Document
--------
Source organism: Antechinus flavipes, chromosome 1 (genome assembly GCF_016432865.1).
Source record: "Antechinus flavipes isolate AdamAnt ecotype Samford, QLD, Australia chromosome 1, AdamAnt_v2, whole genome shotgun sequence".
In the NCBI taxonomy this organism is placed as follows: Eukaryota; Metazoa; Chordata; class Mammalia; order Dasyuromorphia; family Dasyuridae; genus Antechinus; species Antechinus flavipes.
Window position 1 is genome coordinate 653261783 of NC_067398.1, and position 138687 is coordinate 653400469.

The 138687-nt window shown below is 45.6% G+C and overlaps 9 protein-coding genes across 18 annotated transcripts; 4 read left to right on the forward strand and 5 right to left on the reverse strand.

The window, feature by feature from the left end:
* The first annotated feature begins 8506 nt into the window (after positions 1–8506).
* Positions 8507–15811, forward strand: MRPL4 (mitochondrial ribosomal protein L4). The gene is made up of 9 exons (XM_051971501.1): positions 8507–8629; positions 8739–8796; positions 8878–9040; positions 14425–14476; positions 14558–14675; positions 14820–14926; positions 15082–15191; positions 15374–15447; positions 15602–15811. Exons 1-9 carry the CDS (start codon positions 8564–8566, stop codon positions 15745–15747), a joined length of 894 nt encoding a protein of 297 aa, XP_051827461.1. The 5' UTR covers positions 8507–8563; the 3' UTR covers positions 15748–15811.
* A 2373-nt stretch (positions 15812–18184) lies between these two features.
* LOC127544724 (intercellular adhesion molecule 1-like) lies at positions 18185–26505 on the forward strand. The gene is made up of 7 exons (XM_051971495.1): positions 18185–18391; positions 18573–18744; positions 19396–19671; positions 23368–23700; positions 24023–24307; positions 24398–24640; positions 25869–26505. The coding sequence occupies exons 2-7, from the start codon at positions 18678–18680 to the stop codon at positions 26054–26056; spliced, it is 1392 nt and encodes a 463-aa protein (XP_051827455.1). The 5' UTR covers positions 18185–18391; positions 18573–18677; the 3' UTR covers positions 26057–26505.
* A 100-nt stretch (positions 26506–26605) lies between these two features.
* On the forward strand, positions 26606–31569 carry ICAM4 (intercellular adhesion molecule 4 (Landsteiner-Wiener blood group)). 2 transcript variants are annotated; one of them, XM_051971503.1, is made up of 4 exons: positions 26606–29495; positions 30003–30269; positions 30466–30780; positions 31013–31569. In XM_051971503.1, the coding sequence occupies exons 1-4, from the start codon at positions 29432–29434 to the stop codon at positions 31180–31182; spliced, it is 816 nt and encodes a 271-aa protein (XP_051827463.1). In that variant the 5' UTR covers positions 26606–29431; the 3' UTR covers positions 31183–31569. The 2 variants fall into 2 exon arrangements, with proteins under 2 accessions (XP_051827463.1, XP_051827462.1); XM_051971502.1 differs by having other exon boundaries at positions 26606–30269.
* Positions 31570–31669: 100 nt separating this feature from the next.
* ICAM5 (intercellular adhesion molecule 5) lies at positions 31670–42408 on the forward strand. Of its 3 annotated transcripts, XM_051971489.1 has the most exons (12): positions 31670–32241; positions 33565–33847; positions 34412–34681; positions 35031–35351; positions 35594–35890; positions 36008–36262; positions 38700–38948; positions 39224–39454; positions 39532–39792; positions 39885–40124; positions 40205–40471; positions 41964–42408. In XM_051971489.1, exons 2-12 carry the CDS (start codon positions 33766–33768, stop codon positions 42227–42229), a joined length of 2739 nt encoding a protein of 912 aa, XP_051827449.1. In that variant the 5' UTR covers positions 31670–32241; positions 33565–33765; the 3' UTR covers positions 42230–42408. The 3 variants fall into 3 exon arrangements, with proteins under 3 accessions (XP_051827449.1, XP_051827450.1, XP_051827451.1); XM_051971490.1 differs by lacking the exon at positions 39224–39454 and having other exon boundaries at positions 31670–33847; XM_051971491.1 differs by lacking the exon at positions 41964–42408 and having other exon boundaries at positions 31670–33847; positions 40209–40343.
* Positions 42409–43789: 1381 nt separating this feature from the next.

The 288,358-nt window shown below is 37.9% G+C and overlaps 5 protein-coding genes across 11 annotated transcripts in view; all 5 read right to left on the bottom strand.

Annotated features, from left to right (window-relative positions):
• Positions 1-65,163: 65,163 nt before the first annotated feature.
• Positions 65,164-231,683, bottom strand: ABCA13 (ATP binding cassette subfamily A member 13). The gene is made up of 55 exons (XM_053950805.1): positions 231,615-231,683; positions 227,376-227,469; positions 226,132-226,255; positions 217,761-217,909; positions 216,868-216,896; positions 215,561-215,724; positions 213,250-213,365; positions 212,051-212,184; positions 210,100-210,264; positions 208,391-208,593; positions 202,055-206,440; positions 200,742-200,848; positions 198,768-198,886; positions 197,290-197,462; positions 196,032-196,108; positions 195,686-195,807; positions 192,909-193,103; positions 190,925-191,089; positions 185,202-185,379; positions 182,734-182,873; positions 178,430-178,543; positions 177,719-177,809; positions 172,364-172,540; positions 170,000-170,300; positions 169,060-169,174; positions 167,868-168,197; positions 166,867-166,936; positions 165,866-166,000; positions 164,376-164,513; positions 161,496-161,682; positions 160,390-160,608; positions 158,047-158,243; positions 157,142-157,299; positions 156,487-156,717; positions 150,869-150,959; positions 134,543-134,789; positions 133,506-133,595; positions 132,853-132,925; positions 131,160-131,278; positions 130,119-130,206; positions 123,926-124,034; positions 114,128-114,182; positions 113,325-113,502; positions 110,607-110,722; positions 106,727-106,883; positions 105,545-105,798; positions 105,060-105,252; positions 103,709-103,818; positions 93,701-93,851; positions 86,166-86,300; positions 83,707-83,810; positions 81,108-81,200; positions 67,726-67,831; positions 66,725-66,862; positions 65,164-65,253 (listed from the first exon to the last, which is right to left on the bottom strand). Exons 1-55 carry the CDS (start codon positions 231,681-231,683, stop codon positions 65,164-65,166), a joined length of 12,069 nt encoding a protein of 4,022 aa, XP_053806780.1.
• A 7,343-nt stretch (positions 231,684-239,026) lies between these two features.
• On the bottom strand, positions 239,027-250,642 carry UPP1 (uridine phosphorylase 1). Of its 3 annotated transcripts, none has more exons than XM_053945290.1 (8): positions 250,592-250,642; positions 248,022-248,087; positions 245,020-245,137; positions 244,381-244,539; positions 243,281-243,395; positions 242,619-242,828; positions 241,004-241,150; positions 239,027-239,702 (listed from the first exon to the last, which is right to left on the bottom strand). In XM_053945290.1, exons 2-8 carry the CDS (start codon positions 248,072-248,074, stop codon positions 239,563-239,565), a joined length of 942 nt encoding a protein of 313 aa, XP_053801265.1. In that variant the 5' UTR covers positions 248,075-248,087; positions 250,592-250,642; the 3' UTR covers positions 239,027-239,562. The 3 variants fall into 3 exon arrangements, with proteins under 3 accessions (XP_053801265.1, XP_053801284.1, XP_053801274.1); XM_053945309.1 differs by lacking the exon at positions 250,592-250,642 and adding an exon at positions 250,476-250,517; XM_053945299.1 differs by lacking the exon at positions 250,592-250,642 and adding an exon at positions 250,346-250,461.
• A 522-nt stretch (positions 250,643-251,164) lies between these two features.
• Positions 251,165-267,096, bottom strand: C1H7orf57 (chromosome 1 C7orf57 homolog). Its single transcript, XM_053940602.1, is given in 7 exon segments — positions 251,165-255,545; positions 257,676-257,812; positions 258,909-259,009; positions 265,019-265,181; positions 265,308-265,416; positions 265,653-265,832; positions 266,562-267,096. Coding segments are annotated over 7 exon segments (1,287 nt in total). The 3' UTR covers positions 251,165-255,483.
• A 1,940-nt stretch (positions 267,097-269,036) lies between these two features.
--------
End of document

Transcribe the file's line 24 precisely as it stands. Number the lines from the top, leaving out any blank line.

• A 1,940-nt stretch (positions 267,097-269,036) lies between these two features.